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A Complete Guide on Key Signatures

Updated: Jul 17

What is the Key Signature?


The collection of flats and sharps marked at the beginning of the piece and applied to that staff, is called 'key signature'.



Key Signature and Scales


Every key signature corresponds to one major and one minor Scale.

That means that every Major Scale has a unique set of flats or sharps, which only shares with one Minor Scale.


These pairs of keys are called 'Relative Keys'.



How to Identify the Key Signature


There are more than one ways to find the key signature.

The obvious is to read every accidental at the beginning of the piece. They are typically located on the right of the clef. However, a more practical way is to understand the logic of the 'series of sharps and flats'.



What is the Series of Sharps and Flats


The order in which the accidentals appear in the Key Signature is always the same.

The order of the sharps is: #F-C-G-D-A-E-B

The order of the flats is: ♭B-E-A-D-G-C-F

(notice that they are the same backwards)


This means that when the Key Signature has only one sharp, it will always be F#, when it has two, F# C#, and so on.



The Simplest Way to Memorize the Series


There is a simple trick to remember these Series, which is the following mnemonic:

For the Sharps:

#Father-Charles-Goes-Down-And-Ends-Battle


And for the Flats:

♭Battle-Ends-And-Down-Goes-Charles'-Father


So, which key signature is pictured here?




We see three flats. So, Battle-Ends-And or ♭B-E-A!




How to find the Major Scale from the Key Signature


Now that we can recognize the key signatures, we can recognize the Major Scale that they indicate.



SHARPS:


The last sharp of this Key Signature is the 'Leading Note' of the key.


The Leading Note is the 7th note of every Scale and it is always one semitone under the 'Tonic', the first note of the key.


So for a C major, B is the Leading Note, and for G major, F#, etc.


Example:

Which major Scale has three sharps?





Three sharps: Father-Charles-Goes (#F-C-G), G# is the leading note of A major. So A major has three sharps!


FLATS:


Now, the penultimate flat in the key signature would be the key.


Example:

Which major Scale has two flats?





Two flats: Battle-Ends (♭B-E), B ♭ major is the Scale!


One exception to this rule is the single-flat key signature (B♭), which belongs to F major.




How to find the Key Signature from the Major Scale


To find the key signature of a scale, you will have to invert the method.



SHARPS:


All major scales that do not start on a flat have sharps in the key signature (except F major).


To find the Key Signature: locate the Leading Note and include all sharps of the Series up to that one.


Example:

What is the Key Signature of B major?



In the picture above, the leading Note is A#, so the key signature includes all the sharps up to that:


Father-Charles-Goes-Down-And

B major has a key signature of five sharps (#F-C-G-D-A)



FLATS:


All the scales that start with a flat (plus F major) have flats in the Key Signature.

To find the Key Signature: add a flat, after you locate the key in the Series.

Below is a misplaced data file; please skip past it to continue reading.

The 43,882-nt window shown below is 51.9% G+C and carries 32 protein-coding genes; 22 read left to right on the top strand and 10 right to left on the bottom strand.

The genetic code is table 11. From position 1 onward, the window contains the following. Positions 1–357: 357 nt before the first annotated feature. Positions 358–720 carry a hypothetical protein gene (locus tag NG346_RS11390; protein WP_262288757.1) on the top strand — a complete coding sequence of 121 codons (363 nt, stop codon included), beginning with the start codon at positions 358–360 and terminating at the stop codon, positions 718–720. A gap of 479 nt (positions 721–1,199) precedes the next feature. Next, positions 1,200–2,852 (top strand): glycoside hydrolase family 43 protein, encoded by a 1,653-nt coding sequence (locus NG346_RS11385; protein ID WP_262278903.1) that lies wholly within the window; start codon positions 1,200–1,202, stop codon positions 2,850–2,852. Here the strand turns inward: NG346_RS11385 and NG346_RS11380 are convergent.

Example:

What is the Key Signature of D♭ major?



We should locate D♭ and add one more flat, that way Battle-Ends-And-DOWN-Goes.

So D♭ major has a key signature of five flats (♭B-E-A-D-G)



For Minor Scales:


As we said above, every Key Signature corresponds to two 'relative keys'.


In order to be able to find the relative minor, you need to go a minor third down (3 semitones) from the Relative Major.


C major - A minor, G major - E minor, B♭ major - G minor and so on.






How to find the Minor Scale that a Key Signature belongs to


You need to, first, find the relative major and then move down a minor third to the relative minor.


For example:

Which minor key has three flats?


3 flats: Battle-Ends-And, E♭ is the penultimate flat and our Major Scale.

One minor third down from E♭, it is C. Therefore, C minor has three flats (♭B-E-A)



How to find the Key Signature of a Minor Scale


We must make the trip backwards.


First, we must find the relative major, one minor third above.


Then, depending on the relative major, we will look for either flats or sharps.


For example: Which is the key signature of F minor?

F minor is relative to A♭ major, which has flats. Following the method, we find that both scales have keys have four flats (♭B-E-A-D).



Be Careful!


The additional accidentals that appear in Harmonic and Melodic Minor scales do not appear in the key signature, but rather during the piece.



So how many Key Signatures are there?

There are twelve different keys. Therefore we would expect twelve different key signatures.


But there is a catch! We use three Major Scales (and their relative minors) with two different names.


These Scales are B/C♭ major, F#/G♭ major and C#/D♭ major. They are considered to be Enharmonically identical, but they are notated differently.


We, therefore, have fifteen different key signatures, 7 sharps, 7 flats and one with none.



What is the pattern?

Looking at the Series of Sharps, we notice that every sharp is one fifth higher than the previous.

Looking at the Series of flats, we notice that every sharp is one fifth lower than the previous.


Similarly, the Scales themselves appear in that pattern. This creates what we call the Circle of Fifths.


In this famous clock-like representation, you can see all the Scales.



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© 2012 by Juan J. Rezzuto. All the tracks, scores and articles you can find in here are copyright.